Outspoken chief who turned around two car makers dies age 66

Sergio Marchionne, CEO of Fiat Chrysler (FCA) until last weekend, has passed away after complications arising from surgery.

“Unfortunately, what we feared has come to pass. Sergio Marchionne, man and friend, is gone," John Elkann, head of Exor, the holding company for the Agnelli and Elkann families, and largest shareholder in FCA, said in a statement released in the last hour.

"I believe that the best way to honor his memory is to build on the legacy he left us, continuing to develop the human values of responsibility and openness of which he was the most ardent champion."

Tributes have also come in from other automakers with Dieter Zetsche, Daimler's CEO, taking to Twitter to say: “The auto industry has lost a real giant. And many of us have lost a very dear friend: Sergio Marchionne.”

Marchionne's health situation seemed grim when we learnt on the weekend that he had been removed from his post as CEO during an emergency meeting of FCA's board.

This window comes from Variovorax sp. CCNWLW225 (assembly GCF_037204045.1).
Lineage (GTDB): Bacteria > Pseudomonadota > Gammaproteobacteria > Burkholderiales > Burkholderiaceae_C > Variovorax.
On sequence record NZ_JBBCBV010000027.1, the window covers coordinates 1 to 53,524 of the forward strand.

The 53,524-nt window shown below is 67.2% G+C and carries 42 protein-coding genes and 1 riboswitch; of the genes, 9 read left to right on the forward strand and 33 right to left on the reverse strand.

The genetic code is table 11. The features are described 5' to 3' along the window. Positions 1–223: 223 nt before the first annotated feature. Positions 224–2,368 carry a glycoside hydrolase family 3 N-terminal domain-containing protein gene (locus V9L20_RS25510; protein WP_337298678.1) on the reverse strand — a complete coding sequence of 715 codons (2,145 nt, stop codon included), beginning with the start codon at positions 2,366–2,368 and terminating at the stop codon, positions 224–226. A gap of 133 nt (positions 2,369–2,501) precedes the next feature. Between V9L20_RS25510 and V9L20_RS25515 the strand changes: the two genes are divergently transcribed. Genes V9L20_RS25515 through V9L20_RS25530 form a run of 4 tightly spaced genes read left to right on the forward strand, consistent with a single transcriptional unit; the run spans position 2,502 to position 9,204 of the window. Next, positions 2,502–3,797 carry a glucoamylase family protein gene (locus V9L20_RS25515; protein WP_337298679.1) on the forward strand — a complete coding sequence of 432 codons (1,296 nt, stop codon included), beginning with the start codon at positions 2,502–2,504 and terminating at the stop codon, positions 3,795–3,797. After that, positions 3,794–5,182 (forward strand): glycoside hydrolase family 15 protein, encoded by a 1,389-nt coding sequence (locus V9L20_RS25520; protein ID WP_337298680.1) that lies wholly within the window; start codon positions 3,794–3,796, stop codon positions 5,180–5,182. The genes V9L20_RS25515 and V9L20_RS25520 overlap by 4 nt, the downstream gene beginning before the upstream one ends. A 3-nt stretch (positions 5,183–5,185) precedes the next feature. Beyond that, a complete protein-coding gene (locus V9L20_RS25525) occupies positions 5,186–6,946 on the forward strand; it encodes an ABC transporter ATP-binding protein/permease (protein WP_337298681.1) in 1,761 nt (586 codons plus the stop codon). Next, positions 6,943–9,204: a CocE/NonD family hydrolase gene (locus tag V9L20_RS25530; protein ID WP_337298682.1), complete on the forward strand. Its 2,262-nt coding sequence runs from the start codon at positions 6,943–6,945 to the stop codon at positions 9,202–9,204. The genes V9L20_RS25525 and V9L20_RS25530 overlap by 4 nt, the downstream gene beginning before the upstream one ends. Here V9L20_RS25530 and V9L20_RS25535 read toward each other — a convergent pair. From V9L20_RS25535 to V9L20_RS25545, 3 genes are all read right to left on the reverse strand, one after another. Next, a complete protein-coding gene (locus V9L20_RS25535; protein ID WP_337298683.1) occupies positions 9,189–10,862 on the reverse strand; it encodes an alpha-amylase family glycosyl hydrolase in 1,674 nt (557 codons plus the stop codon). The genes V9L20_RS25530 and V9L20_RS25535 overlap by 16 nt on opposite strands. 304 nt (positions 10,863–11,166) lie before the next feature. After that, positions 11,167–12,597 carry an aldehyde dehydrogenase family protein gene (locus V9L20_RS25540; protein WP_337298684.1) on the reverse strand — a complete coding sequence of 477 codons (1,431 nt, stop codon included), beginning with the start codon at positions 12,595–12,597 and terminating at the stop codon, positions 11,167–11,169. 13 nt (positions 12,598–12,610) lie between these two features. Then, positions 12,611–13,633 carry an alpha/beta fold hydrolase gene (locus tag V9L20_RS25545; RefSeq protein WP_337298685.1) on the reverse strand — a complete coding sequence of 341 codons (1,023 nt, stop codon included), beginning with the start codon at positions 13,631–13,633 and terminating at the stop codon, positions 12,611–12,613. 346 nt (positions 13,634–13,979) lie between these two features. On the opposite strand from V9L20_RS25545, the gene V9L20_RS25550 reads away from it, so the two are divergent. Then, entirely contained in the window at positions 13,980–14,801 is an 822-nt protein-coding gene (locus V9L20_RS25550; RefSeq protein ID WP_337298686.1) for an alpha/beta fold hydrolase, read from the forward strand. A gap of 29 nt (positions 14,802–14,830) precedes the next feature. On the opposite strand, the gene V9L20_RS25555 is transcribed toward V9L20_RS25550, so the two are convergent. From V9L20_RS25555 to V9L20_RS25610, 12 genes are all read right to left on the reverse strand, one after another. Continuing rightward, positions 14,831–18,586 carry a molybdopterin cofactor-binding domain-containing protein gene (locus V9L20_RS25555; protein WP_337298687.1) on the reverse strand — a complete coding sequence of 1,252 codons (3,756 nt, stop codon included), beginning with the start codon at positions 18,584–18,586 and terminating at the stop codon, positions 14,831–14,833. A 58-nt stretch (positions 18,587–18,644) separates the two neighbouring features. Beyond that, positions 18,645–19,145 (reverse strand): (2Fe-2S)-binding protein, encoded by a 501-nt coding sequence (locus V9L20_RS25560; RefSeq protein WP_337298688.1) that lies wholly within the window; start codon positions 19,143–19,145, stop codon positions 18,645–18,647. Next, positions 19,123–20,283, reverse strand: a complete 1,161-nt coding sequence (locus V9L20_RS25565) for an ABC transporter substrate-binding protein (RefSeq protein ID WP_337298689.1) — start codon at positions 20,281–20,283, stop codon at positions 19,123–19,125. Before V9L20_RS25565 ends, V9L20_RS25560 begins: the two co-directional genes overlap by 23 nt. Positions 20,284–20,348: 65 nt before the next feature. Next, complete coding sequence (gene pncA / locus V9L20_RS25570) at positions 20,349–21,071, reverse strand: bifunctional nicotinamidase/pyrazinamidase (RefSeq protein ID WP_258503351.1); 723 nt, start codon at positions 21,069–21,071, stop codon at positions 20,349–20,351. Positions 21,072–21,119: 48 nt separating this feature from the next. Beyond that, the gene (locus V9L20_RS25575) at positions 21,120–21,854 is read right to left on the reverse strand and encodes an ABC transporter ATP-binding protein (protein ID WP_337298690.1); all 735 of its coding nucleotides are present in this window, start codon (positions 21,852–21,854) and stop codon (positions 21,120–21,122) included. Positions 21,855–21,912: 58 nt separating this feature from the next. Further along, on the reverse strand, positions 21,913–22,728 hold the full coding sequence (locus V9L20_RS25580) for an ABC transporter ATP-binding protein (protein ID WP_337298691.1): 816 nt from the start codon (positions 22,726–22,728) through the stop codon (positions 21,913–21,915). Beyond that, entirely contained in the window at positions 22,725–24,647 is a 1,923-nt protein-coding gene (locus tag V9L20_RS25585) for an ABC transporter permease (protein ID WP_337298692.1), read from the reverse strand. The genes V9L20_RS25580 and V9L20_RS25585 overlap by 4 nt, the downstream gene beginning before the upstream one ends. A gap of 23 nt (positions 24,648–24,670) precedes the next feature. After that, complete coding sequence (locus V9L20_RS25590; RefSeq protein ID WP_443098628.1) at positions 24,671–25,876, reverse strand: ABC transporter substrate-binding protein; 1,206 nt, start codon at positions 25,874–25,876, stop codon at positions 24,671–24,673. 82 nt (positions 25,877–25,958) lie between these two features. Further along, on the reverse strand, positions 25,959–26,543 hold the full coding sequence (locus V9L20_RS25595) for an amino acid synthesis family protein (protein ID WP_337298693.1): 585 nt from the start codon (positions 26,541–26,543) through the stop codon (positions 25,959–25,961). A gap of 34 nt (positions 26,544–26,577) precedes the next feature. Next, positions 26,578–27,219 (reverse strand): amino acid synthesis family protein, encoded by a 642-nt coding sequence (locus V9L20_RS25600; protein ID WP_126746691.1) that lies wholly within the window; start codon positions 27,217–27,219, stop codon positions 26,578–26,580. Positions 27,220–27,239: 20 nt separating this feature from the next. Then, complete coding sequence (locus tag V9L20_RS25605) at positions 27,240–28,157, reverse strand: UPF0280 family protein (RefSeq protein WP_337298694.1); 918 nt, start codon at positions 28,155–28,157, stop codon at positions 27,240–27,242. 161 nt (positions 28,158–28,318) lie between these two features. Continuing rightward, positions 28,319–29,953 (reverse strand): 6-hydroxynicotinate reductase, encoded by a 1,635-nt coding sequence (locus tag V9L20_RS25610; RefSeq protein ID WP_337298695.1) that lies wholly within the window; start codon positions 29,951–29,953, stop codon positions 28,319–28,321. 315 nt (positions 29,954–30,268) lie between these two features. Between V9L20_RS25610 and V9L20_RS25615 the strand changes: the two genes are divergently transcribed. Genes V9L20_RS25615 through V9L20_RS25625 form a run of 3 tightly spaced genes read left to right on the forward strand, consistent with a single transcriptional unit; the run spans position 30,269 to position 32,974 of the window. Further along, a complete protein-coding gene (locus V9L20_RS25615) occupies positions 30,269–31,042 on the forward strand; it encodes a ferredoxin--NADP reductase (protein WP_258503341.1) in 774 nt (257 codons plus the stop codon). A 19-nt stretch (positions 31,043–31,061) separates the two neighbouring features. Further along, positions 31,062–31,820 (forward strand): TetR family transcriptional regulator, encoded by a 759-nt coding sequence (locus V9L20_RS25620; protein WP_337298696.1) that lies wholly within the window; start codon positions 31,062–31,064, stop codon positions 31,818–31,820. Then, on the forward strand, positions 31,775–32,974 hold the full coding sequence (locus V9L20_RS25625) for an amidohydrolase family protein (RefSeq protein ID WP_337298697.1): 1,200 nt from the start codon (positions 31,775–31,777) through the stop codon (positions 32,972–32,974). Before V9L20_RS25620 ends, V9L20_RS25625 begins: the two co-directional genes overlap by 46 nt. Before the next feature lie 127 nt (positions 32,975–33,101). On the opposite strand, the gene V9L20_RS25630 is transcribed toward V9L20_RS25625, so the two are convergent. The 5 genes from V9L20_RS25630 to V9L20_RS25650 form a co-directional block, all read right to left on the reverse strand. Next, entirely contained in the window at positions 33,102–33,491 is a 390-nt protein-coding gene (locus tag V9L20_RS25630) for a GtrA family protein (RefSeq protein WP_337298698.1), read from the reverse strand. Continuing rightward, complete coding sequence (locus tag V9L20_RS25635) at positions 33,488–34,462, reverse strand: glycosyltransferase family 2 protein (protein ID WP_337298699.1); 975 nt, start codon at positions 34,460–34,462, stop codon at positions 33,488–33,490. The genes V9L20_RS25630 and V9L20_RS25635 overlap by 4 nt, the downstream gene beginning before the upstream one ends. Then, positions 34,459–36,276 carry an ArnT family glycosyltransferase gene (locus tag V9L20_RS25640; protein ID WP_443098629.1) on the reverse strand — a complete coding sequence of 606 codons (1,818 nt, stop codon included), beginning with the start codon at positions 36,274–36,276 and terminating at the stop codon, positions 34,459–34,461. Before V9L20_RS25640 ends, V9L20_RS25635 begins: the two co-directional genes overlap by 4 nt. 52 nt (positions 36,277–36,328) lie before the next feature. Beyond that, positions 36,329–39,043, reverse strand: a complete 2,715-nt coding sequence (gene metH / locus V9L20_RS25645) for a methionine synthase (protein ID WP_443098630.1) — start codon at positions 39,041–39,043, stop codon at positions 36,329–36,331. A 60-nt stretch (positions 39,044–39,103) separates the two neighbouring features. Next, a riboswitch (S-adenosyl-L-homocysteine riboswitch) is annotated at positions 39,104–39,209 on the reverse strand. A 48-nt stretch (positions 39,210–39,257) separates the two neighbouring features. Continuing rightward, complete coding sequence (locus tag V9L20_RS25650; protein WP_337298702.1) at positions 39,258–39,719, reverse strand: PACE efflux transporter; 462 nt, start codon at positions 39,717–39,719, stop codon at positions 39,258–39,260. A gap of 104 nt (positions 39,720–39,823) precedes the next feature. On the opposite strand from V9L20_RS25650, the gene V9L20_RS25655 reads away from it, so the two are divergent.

He has been replaced by Mike Manley, head of the Jeep and RAM brands, as FCA CEO. Louis C. Camilleri, a former tobacco CEO, will take over as head of Ferrari.

Famed for his big personality, outspoken nature, hands-on management style, and, lately, his Steve Jobs-like adherence to his black wool sweater, Marchionne took over the reins of Fiat Auto in 2004, and helped to stop the flow of red ink at the Italian automaker.

He then engineered a tie-up with Chrysler as it worked its way through Chapter 11 bankruptcy proceedings in 2009. The two companies officially became one in 2014.

Under his stewardship, the Italian-American automaker has increasingly focussed on the highly profitable Jeep and RAM brands, as well as investing heavily to transform Alfa Romeo into a competitor for German luxury juggernauts.

He is survived by his partner Manuela Battezzato, and his sons Alessio and Tyler.

Full obituary coming soon.